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Re: [Scheme-reports] Ratification vote for R7RS-small

On Apr 25, 2013 4:22 AM, "Alex Shinn" <alexshinn@x> wrote:
> On Wed, Apr 24, 2013 at 8:24 PM, Sam TH <sam@x> wrote:
>> On Wed, Apr 24, 2013 at 4:44 AM, Alaric Snell-Pym
>> <alaric@x> wrote:
>> > I hear the complaints from
>> > people that our rejection of R6RS has been a mistake, but that was the
>> > scope of the requirements laid down by the Steering Committee
>> Certainly the charter didn't *require* R6RS compatibility, but it
>> didn't *prohibit* it.  For example, the decisions not to make the
>> module system or the error system or the struct system compatible were
>> decisions that the working group took that could have gone the other
>> way.
> Sam, thank you for providing a rationale with your vote and for
> including specific points.
> I think it's somewhat hypocritical to cite these specific examples
> though.  R6RS chose to break compatibility with the widely
> implemented and used SRFI-9 and SRFI-23, and provided a
> module system incompatible with R5RS and most existing module
> systems.  We were thus forced into a decision that was incompatible
> with one or the other either way.  You can of course disagree with
> our decisions, but you can't take the moral high ground here.

First, I want to emphasize that I was not an editor of R6RS, I was not
involved in its drafting, and thus the charge of hypocrisy is

Second, SRFIs are not standards, they are (at least in these
instances) the _failure_ of standards. Breaking compatibility with
them is not the same as breaking compatibility with the ratified
Scheme report.

> The module system compatibility perhaps needs clarification.  The
> primary goal of the WG1 charter - which I strongly agree with -
> was to improve Scheme compatibility.  To provide a common
> ground for implementations to share code.  To this end, by far the
> most important property is that the module system be supported
> and that it not be second class.  You should be able to import
> native modules from portable modules and vice versa, and there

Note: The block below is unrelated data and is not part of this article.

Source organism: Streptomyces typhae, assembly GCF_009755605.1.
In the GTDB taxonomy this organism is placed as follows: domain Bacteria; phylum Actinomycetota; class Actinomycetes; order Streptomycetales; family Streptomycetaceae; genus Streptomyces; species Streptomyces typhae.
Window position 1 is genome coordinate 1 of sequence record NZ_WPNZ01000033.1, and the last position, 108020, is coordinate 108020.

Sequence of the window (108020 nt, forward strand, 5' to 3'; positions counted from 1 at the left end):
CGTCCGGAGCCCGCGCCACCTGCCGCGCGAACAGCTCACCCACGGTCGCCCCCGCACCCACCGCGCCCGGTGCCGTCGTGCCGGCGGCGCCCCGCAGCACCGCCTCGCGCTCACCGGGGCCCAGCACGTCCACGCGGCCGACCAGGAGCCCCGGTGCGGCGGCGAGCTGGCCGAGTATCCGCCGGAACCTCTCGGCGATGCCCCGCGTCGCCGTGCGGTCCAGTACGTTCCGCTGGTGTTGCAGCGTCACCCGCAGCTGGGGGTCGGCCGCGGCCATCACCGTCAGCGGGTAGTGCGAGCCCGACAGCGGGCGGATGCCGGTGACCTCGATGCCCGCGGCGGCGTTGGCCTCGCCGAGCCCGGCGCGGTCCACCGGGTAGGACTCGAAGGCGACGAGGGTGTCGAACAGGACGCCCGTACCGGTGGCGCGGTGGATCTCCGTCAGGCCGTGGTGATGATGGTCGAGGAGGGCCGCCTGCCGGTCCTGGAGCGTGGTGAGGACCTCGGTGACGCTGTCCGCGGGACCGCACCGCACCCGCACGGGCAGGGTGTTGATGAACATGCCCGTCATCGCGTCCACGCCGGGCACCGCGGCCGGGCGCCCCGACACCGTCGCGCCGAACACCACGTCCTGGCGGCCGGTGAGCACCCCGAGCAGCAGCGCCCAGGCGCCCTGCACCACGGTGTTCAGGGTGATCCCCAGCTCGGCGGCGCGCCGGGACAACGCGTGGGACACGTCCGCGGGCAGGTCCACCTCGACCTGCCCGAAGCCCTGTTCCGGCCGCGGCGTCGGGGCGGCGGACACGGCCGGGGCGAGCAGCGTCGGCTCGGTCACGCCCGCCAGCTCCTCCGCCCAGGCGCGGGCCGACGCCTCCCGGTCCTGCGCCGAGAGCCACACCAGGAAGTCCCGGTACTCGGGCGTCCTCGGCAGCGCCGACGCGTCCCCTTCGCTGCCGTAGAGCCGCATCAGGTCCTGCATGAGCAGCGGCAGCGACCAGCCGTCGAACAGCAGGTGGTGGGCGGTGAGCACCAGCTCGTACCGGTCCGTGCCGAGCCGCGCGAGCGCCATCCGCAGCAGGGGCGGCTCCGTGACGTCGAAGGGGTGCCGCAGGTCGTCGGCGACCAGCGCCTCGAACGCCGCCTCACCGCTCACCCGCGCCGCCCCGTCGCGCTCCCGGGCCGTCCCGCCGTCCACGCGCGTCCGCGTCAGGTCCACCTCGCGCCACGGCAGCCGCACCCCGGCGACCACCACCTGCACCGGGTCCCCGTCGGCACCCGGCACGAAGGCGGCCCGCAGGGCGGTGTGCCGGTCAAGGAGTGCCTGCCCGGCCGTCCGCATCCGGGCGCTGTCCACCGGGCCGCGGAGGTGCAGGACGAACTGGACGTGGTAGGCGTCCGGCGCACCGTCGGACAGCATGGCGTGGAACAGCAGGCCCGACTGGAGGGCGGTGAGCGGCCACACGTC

> should be no loss of performance.

Once you write sentences about "native modules" and "portable
modules", you should recognize that the standards game is up. At that
point, we should recognize that Scheme is a language family, not a
single language, and have meetings to share ideas, not a standard.

Also, the module system breaks compatibility with existing R5RS
programs because giving a portable semantics to R5RS-style top-level
programs is impossible.  See Matthew Flatt's points under the rubric
"the top level is hopeless" for more here [1], or more on point, the
fact that R7RS makes no attempt to actually standardize any of the
hard cases here.

Finally, the R6RS module system addresses important and challenging
problems that R5RS did not, which R7RS instead abandons.  See Aaron
Hsu's message for more on this.

> As mentioned already, R6RS actually makes it impossible to
> use existing R5RS code unmodified, but more than that the
> versioning and phasing features make it impossible to integrate
> with most existing module systems.  R7RS has neither of these
> problems.  Further, since we moved the complex and controversial
> versioning and phasing issues to WG2, choosing a superficially
> different syntax actually improves R6RS compatibility.  You can
> support both library and define-library as in Sagittarius, so it's
> misleading to say R7RS modules are incompatible with R6RS.
> Again, the decisions are debatable, but the time for debate is
> long over.  The charter was finalized over three years ago, the
> formal comments period ended over half a year ago, and the
> community provided constant feedback in the interim.  You can
> disagree now, but keep in mind it was R6RS that broke backwards
> compatibility and hampered forwards compatibility long before
> any of this.

R6RS was forced to break backwards compatibility because
fully-compatibly moving forward from R5RS was not possible.  R7RS
demonstrates this by breaking compatibility again in some of these
areas, and by not moving forward in most.


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